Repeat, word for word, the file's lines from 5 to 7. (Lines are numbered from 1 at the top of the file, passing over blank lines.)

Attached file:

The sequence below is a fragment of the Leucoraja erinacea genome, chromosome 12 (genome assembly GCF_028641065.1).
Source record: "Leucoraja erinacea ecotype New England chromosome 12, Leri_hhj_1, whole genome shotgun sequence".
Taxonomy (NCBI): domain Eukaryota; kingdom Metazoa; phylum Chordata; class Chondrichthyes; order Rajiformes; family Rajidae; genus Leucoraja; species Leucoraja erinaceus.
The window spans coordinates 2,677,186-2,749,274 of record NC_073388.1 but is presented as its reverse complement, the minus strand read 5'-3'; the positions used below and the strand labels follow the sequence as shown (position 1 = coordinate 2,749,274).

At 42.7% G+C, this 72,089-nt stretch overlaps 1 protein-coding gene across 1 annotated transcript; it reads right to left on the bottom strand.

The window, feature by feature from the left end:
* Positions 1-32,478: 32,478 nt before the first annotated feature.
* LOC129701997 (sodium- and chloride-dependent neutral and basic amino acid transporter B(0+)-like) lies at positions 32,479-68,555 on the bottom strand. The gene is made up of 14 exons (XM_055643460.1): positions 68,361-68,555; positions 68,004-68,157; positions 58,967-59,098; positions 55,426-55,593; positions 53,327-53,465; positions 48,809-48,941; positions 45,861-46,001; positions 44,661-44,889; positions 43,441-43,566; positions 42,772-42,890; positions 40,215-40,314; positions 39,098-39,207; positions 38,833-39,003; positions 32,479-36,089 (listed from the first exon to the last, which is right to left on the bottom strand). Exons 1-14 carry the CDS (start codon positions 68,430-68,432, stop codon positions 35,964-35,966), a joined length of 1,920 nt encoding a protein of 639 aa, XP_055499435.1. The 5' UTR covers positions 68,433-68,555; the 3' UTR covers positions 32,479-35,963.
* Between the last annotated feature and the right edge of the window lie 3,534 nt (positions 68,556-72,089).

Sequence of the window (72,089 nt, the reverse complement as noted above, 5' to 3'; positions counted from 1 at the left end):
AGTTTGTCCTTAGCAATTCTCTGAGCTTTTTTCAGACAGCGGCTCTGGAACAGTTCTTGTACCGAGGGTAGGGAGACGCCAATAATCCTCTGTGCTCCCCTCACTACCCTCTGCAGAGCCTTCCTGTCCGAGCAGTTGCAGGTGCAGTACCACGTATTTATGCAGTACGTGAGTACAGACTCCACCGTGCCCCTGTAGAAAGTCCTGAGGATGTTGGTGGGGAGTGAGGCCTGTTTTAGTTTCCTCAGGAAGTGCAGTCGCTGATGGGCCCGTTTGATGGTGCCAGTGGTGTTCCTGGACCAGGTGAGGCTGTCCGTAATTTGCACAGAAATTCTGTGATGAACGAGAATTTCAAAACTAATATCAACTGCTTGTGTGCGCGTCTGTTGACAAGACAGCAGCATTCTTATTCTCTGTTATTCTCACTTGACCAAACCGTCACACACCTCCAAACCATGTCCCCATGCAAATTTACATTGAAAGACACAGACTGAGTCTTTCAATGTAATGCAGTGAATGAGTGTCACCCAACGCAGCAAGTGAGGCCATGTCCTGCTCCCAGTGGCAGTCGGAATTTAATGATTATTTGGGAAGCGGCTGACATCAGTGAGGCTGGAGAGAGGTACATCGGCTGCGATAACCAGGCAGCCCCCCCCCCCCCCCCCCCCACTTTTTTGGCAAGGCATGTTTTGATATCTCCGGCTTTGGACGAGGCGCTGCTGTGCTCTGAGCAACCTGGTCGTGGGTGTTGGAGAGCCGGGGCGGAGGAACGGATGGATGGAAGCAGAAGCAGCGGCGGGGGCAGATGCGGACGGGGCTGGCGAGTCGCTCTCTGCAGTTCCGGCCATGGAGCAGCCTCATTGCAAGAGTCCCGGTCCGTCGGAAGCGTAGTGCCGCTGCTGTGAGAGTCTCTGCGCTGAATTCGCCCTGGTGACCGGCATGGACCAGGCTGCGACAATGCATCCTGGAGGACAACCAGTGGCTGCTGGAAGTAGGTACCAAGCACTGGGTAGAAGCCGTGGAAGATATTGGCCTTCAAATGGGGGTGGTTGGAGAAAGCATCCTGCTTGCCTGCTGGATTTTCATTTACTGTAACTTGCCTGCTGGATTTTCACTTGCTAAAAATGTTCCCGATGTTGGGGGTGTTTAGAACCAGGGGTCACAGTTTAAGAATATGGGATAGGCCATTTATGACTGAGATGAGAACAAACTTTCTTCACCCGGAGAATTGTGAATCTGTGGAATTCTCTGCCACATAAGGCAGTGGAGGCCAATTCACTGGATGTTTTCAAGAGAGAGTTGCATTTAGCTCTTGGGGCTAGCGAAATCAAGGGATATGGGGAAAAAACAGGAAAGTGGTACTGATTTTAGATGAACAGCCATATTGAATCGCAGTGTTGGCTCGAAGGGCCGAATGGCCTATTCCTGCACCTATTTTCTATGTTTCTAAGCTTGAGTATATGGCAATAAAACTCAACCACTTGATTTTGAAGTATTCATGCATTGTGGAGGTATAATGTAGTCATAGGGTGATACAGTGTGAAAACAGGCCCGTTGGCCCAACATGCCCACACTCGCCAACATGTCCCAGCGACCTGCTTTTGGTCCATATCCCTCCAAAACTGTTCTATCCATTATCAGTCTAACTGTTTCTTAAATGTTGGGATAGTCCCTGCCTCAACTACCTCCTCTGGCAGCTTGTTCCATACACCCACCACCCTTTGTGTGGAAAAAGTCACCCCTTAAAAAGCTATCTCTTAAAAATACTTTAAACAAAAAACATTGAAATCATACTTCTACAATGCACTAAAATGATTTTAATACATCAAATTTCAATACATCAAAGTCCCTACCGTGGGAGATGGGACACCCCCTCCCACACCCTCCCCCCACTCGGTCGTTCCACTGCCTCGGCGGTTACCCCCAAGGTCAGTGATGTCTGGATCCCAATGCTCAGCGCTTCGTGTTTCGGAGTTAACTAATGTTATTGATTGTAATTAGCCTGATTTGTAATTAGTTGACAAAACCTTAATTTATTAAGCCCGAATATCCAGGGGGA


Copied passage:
At 42.7% G+C, this 72,089-nt stretch overlaps 1 protein-coding gene across 1 annotated transcript; it reads right to left on the bottom strand.

The window, feature by feature from the left end:
* Positions 1-32,478: 32,478 nt before the first annotated feature.